(Berlin.) Twenty-nineteen being history soon, it’s about time to visit a Bauhaus centennial show should you not have done so yet. Quite a few of those have popped up in Berlin and beyond over the past months, and why not pick original bauhaus at Berlinische Galerie?
This one wants to remind us that the trademark was in first place not a style, an artistic movement, but a school, established by Walter Gropius in Weimar, 1919. For the following fourteen years, Bauhaus, relocating first to Dessau, then to Berlin, exerted a considerable and lasting influence on architecture, art, and design. To celebrate the big anniversary, three main events take/took place in these same three cities, one of which you will have heard of, and as regards the others... maybe a good reason to explore the German outback. The official programme also includes events all over Germany and abroad, reaching as far as Chicago (Illinois Institute of Technology), Israel (White City Centre, Tel Aviv) and Japan (Come to Bauhausu touring the country), they add to a lot more, only semi-official, exhibitions, such as an – by all means excellent! – event at Berlin Museum of Photography in spring (sadly ended by now).
Berlinische Galerie divides its contribution into fourteen chapters, to – superficially - mirror the fourteen years of Bauhaus (in Germany), which could already tell you a thing about the exhibition’s size. The main goal appears to be making visitors relieve the experience of a Bauhaus student, and by this to understand how that “typical” style came about: It’s all about education on Bauhaus education.
The original Bauhaus was a school, and also originally, the definition of an original gets difficult when it comes to Bauhaus that taught to mass produce series of artefacts. Examples for that output range from exteriors to interiors, from furniture to tea kettles and even carpets, as patrons may discover here at Berlinische. The show offers a reminder on how vast the practice of Bauhaus was, and how important the influence still is, yet despite of being huge, it feels as if much of this were done by documentation instead of examples. Which is odd, as apparently there are almost a thousand(!) exhibits on display, eighty per cent of which have been sourced from the collection of Berlin’s Bauhaus Archive, the world’s largest in the field. Bauhaus Archive by the way has been promised a new permanent home with a proper exhibition space a while ago, but well, have you heard about that new Berlin airport? Same story. They otherwise take care of promoting Bauhaus, sending so called “Bauhaus agents” to schools, &ct.
One thousand exhibits, that’s huge alright, and (almost unavoidably) kind of labyrinthic, too. More than once you will find yourself wondering, “Have I been here before,... and over there?!”
As mentioned above, curators opted against a chronological presentation; yet still there are timelines covering the walls – several, not merely referring to the institution itself, but to topics such as speeches, lectures, and conferences of Bauhaus teachers elsewhere. The occasionally dry exercise gets loosened up - this is the 21st century after all! cannot say education without entertainment - with participative elements. In this case, it’s an adventure playground where we may draw patterns, make collages, or only sort geometric forms, all digitally on screen. Learning and doing, and one by the other.
It seems nigh impossible to remember more than fragments of original bauhaus after a single visit. You'll find short biographies of Bauhausers, Josef Albers, Wassilij Kandinsky, Johannes Itten, Paul Klee to name but a few, their teaching materials and attempts at reconstructing the subject matter of every course, but also digressions such as “Has Mies van der Rohe visited the ‘First International Dada Fair’ 1920?” (a blurry photo might suggest he did so), then there’s photography by colleagues, contemporaries, and (much) later fans: Man Ray, El Lissitzky, Thomas Ruff, and even true crime stories: “Who invented the photogram?” (spoiler: nobody in particular, but several different artists simultaneously, and independently of each other, experimented with "film-less" images) or: “Who was the woman behind the mask?” (once photographed in an iconic Marcel Breuer chair). There’s Oskar Schlemmer’s Triadic Ballet in film snippets and documentation, and the same artist’s painting of people on a Bauhaus stair with later remakes by various photographers, Thomas Demand being the most famous among them. Finally the attempt at rebuilding a 1933 exhibition by Hannah Höch that had to be cancelled after the Nazis’ rise to power. And still so much more, up to a film documentary by Academy Award winner Florian Henckel von Donnersmarck’s little sister(?) Anna on two Bauhaus designed villas, shown in a sort of cube with projections changing from one wall to another, thus forcing visitors to continually move their head like birds which is highly impractical and thus not Bauhaus at all. - A mistake, Berlinische Galerie in general takes care to avoid: Even the army of audioguides is arranged in rank and file here!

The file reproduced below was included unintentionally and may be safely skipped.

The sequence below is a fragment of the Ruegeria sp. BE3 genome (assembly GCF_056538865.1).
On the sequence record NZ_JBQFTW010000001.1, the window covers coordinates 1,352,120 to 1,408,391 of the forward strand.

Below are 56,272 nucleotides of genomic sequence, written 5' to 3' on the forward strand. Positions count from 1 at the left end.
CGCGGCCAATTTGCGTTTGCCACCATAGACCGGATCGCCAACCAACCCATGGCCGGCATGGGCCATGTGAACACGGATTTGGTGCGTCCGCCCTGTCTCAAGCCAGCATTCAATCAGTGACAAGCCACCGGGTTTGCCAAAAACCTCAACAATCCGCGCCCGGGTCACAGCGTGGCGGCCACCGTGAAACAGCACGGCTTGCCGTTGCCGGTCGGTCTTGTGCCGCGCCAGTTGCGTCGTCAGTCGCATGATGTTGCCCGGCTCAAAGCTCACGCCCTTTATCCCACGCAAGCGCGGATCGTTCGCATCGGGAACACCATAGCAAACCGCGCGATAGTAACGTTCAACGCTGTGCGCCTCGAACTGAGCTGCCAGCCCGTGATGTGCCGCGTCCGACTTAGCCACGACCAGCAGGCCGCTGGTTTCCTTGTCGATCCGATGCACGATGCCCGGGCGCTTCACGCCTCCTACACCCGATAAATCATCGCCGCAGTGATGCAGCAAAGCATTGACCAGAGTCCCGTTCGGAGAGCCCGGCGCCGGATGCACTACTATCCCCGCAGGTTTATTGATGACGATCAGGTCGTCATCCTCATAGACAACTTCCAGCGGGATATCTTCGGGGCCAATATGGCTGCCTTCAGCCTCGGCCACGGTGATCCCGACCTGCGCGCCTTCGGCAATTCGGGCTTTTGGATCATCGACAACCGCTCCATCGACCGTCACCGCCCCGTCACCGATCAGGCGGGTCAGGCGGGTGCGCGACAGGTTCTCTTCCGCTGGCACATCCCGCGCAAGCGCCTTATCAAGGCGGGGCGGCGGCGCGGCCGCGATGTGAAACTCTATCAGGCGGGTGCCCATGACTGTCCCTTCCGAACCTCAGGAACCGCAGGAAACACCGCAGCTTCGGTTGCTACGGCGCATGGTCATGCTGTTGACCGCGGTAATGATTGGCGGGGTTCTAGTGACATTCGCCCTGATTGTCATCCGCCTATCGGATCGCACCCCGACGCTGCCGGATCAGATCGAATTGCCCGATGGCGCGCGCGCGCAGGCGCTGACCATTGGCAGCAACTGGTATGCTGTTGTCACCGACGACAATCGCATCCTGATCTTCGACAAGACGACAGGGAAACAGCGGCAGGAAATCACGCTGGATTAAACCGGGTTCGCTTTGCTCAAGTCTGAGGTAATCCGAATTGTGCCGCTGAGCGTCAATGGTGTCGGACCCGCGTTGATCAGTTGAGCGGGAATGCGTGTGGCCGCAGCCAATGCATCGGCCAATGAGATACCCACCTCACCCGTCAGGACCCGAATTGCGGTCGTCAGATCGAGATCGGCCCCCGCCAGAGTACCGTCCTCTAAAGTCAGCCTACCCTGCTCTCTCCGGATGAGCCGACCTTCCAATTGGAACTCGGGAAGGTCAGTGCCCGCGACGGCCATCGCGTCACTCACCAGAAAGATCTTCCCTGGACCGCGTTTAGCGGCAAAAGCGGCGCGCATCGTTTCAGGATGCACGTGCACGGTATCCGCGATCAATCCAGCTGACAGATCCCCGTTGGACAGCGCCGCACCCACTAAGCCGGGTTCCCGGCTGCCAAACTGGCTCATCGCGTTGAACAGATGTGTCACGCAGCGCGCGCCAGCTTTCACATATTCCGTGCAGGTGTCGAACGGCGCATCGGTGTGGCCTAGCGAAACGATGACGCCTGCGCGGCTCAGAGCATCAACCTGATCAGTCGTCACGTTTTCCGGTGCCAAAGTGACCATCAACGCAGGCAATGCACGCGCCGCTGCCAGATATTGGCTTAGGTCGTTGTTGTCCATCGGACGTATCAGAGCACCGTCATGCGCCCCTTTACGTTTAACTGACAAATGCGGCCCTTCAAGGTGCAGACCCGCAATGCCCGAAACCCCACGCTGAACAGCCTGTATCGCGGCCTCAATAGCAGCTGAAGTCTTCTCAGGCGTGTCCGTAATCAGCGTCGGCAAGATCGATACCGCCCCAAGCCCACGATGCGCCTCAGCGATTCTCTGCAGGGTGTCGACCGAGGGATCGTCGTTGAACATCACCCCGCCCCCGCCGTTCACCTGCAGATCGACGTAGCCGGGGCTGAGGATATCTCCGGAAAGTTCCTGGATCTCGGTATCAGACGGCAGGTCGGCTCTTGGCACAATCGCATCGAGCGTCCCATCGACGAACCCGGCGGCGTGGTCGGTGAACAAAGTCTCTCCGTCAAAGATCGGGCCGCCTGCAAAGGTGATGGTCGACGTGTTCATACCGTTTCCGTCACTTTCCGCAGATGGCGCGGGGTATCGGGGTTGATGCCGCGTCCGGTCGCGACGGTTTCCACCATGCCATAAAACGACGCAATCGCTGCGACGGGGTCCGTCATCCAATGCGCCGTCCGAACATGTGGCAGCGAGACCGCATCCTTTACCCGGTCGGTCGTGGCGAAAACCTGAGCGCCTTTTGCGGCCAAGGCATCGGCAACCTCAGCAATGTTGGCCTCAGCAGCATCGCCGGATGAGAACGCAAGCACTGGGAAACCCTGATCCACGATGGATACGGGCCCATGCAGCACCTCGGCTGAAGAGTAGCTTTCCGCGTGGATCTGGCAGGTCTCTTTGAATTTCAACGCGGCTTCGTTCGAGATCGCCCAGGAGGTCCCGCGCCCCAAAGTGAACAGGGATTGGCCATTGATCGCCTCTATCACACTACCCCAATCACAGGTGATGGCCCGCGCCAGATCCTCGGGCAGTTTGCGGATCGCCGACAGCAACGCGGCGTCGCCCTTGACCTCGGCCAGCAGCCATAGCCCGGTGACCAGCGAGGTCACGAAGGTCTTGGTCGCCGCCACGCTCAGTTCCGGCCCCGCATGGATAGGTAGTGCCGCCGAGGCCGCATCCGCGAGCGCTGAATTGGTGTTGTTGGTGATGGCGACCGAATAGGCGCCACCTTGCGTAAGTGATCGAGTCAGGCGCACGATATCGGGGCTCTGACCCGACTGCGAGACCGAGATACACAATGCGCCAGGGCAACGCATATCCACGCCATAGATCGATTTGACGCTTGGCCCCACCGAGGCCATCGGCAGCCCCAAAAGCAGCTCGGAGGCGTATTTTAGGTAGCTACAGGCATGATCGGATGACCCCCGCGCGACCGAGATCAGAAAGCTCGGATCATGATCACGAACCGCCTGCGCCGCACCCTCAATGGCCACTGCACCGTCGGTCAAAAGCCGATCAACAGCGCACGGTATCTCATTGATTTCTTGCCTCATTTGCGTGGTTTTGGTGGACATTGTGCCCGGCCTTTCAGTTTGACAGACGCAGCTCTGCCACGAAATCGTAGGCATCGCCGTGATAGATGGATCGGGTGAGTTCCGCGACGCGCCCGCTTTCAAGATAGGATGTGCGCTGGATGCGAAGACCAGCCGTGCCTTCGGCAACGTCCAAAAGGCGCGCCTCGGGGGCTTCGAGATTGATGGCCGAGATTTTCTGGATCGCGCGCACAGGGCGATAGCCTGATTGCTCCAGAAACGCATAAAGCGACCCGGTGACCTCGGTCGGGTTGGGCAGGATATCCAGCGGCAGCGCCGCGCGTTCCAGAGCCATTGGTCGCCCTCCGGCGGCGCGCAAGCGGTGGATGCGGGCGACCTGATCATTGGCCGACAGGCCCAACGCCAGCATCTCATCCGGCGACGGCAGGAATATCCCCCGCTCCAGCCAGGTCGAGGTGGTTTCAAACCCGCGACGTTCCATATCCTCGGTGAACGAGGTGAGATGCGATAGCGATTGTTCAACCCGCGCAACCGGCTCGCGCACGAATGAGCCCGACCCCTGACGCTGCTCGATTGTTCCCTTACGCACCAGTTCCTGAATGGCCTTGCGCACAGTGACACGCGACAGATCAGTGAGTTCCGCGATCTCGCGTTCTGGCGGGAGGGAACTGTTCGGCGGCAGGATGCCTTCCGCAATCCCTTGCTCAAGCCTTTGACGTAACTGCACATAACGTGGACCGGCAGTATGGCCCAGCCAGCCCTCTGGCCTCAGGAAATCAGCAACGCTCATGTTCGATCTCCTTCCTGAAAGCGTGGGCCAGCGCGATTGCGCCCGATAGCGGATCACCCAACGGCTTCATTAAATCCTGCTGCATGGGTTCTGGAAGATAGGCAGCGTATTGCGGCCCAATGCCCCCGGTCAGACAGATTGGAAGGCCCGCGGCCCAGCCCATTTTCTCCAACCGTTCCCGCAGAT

You certainly don’t need to like Bauhaus (ever again, it feels strange how rational, efficient, inhumane, this architecture for the masses is, despite the all around magnificent artists), but you need to know about it. bauhaus original however is not the best introduction for a casual museum-goer, it's just too extensive. They might have wanted too much here, the show seems like an exhaustive university course crammed into – well, how much time do you spend in a museum on average? For the seasoned expert on the other hand, it might be a whole different experience.
bauhaus original, 06 September 2019-27 January 2020, Berlinische Galerie
World of Arts Magazine – Contemporary Art Criticism